Despite his opposition to the Affordable Care Act, Wyoming Governor Matt Mead supports recommendations from a health insurance exchange steering committee to establish a state-run exchange through an executive order. The committee was skeptical that an exchange office could be established through the state legislature and wants to decide whether to run an exchange by 2013.

Arkansas’ Insurance Commissioner is concerned that it is too late to pass exchange authorizing legislation, and is advocating for a Federally-run exchange with state regulatory and oversight responsibilities. This hybrid model has been suggested by HHS as an option for states. Controversy over whether Arkansas should apply for Federal grant funding for exchange work continues within state government, leading to reversal of plans to seek funding for exchange progress.

On the Hill

The deficit reduction “Super Committee” is flooded with suggestions and protests for achieving its $1.2 trillion goal, with about a month left before recommendations are due. Most submissions are recycled policy ideas from previous debates, but aim to avoid harmful impacts from across-the-board cuts. In addition to comments from interest groups, think tanks, individual Congressman and caucuses, and industry, the Super Committee received recommendations from congressional committees both bipartisan and along partisan lines. Despite the multitude of ideas, the Super Committee’s work appears to be progressing slowly and will be discussed in public next week.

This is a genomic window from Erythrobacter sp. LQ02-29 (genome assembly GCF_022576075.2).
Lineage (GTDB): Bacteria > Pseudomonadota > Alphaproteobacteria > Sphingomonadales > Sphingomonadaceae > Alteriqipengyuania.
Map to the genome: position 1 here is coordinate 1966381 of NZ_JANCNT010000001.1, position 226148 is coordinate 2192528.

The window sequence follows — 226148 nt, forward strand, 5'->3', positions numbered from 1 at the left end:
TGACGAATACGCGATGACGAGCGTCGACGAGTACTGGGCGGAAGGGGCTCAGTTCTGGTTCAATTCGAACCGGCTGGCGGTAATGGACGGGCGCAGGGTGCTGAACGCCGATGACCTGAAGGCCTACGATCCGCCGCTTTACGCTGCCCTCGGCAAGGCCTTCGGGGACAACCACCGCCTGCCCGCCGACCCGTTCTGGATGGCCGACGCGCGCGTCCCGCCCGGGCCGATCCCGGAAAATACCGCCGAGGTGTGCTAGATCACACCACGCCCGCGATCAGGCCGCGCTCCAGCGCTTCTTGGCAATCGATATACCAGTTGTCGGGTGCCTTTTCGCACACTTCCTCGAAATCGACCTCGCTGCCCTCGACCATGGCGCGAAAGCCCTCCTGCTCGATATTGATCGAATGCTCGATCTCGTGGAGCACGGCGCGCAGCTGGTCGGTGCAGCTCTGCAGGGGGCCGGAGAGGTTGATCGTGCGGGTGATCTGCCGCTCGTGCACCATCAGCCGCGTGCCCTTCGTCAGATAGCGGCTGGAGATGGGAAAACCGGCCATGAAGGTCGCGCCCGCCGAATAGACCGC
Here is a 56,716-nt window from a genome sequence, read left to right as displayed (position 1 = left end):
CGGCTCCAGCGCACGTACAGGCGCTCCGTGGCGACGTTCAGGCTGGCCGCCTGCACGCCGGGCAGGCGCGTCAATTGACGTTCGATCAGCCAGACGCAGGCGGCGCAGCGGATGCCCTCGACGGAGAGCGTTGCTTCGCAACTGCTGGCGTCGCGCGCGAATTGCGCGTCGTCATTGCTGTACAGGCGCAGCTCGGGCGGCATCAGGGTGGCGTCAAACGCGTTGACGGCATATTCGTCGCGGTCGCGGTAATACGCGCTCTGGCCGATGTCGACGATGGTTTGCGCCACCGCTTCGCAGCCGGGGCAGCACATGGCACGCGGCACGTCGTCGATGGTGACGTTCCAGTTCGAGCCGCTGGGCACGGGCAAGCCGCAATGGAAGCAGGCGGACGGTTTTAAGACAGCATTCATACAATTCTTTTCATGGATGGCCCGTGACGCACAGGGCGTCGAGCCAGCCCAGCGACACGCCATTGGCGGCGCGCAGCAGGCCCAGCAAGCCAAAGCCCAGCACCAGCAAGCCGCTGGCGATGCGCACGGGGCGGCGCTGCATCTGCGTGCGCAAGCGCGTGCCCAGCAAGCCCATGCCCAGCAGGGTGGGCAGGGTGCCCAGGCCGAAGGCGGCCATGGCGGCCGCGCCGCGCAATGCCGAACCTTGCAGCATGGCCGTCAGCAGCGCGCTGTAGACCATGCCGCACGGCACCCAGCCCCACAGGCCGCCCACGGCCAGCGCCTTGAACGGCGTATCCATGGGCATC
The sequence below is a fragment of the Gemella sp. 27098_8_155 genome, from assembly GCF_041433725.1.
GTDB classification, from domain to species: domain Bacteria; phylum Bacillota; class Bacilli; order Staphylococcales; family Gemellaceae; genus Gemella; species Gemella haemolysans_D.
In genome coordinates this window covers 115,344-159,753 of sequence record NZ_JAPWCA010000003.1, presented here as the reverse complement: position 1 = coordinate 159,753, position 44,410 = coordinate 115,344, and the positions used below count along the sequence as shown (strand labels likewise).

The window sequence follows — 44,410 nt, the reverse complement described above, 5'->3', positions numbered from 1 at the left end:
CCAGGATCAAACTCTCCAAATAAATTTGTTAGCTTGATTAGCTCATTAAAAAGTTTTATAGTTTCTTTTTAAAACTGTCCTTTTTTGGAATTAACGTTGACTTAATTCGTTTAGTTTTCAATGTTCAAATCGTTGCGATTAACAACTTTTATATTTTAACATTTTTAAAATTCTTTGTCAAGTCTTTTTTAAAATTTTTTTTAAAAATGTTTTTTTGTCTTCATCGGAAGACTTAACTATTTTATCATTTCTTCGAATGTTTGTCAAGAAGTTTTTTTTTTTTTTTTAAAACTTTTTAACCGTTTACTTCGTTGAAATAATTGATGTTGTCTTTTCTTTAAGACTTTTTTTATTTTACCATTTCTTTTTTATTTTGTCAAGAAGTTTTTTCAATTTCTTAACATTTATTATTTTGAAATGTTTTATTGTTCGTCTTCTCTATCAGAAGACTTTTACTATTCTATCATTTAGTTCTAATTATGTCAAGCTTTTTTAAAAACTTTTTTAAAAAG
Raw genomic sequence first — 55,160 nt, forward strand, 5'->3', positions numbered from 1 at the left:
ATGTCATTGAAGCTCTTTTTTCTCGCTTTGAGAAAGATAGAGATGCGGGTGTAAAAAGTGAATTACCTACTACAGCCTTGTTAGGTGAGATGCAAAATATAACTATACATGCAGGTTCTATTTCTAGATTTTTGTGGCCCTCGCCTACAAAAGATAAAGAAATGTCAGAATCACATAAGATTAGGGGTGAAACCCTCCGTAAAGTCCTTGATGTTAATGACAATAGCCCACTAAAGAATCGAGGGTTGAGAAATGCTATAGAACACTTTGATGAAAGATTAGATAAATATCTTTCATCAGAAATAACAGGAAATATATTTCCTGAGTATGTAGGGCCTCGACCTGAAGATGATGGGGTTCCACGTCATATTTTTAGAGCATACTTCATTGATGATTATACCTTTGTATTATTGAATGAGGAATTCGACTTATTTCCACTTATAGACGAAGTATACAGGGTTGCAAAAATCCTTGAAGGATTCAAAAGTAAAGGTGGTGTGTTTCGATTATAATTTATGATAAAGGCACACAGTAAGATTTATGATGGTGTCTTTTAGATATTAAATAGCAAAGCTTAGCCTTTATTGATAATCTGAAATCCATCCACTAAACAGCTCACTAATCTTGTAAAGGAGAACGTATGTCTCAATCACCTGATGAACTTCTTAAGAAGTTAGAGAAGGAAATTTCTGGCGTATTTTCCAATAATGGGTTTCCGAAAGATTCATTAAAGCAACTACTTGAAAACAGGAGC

Reports/Other News

Humana has exited Utah’s health insurance exchange, citing its desire to prioritize its own solutions for the small business market. The exchange opened to all small employers in the state one year ago, and Humana was one of the largest insurers to participate.